In 82 AD, the roman satirist Juvenal wrote of the existence of a “perfect wife” being like that of a non-existent bird – nigroque cycnoa – the black swan. Juvenal’s “Black Swan” was subsequently used across Europe as a synonym for something which could not exist.
And so it remained for the next 1600 years, until a Dutch explorer landed on the west coast of New Holland (now Perth, Western Australia). What he found must have shocked him – and changed what was until then an accepted truth: that all swans are white.
This is the limit of empiricism, statistics and of inductive reasoning. The truth about the existence of Black Swans was revealed to someone who went exploring, to discover what lay beyond the world known to them. In the same way, to discover and nurture black swans – to innovate – an organisation needs to get out of its comfort zone and explore new territory, unknown lands. In the case of the black swan, the truth was found at the ends of the earth. It is through exploration and a discovery mindset that your existing paradigm — that all swans are white — is challenged.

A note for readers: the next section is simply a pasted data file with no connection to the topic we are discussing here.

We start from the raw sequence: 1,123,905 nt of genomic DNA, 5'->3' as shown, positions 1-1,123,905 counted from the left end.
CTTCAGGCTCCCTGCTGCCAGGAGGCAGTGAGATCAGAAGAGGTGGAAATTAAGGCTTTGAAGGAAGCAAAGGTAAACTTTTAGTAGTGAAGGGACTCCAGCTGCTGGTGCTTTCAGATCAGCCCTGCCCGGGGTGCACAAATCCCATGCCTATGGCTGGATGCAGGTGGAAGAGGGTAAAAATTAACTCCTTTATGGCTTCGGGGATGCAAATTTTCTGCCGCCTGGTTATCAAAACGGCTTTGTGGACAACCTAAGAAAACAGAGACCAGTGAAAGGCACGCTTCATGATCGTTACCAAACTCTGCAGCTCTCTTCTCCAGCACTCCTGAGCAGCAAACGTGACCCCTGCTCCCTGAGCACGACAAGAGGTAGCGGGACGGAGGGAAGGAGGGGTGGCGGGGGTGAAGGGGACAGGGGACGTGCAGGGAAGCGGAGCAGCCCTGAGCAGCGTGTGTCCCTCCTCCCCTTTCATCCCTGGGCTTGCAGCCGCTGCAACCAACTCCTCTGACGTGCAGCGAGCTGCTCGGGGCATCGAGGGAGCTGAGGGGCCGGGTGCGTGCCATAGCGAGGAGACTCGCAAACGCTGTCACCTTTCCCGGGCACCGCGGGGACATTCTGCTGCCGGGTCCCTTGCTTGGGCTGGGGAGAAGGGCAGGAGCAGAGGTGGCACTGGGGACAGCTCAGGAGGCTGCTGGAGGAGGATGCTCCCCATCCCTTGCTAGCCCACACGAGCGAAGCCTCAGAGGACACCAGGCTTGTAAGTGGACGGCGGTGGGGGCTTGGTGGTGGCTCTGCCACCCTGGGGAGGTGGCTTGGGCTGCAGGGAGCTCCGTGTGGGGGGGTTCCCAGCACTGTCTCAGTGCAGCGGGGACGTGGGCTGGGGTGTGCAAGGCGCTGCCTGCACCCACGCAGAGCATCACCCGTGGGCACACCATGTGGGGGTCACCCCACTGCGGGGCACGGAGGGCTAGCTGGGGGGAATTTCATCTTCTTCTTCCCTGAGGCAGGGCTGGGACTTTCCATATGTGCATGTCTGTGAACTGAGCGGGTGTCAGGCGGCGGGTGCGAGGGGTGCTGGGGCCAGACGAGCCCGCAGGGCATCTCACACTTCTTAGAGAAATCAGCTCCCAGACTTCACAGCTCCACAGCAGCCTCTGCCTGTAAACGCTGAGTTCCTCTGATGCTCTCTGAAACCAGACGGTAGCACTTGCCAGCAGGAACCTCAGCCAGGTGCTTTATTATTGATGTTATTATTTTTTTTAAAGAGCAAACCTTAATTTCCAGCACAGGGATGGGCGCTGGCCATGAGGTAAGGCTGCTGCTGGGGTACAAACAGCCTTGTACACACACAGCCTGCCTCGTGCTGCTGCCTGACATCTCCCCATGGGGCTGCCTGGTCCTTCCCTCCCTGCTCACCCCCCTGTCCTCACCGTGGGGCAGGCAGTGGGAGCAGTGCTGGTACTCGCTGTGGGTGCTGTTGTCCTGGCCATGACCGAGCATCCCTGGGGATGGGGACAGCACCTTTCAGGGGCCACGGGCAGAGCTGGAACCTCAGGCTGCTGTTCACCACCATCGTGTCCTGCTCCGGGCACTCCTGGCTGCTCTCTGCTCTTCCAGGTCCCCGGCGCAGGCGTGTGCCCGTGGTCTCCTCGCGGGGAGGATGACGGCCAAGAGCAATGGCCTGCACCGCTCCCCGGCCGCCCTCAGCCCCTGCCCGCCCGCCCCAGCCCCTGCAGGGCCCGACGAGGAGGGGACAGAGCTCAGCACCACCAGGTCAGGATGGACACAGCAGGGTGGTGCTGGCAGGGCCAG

If you stick to places you’ve been before, what is safe, what is known, you’re only going to see the black swans if they happen to wander into your world. Even then, you have to have your eyes open to the possibility, otherwise you will probably ignore the early signals that suggest the world is different to what you currently believe. What are the chances that the truth will be revealed instead to someone else, someone who has gone on an adventure, with a discovery mindset has this new truth revealed to them?
Black Swan Farming requires a discovery mindset.